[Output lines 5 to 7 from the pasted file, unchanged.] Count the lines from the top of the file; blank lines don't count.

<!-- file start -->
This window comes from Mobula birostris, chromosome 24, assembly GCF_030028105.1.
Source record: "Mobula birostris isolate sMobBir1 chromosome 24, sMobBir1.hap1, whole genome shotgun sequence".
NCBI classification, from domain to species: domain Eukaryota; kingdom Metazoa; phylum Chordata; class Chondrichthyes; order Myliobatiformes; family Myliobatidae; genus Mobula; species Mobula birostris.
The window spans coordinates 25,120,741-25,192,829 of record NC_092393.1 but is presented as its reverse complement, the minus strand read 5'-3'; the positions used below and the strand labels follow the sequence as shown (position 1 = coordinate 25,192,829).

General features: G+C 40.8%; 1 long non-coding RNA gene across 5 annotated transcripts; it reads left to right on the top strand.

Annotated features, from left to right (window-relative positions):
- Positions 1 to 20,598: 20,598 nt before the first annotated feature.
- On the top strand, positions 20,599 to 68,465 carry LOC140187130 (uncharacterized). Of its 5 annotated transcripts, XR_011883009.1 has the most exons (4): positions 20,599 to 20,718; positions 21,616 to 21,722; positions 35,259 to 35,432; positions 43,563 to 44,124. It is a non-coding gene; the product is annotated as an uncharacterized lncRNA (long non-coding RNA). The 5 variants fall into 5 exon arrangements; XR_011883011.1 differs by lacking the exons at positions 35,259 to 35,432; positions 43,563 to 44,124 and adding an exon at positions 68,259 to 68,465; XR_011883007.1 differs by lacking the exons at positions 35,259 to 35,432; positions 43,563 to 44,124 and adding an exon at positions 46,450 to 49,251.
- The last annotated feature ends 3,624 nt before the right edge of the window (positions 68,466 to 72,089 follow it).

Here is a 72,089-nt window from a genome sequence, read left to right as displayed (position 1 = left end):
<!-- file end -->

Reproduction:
General features: G+C 40.8%; 1 long non-coding RNA gene across 5 annotated transcripts; it reads left to right on the top strand.

Annotated features, from left to right (window-relative positions):
- Positions 1 to 20,598: 20,598 nt before the first annotated feature.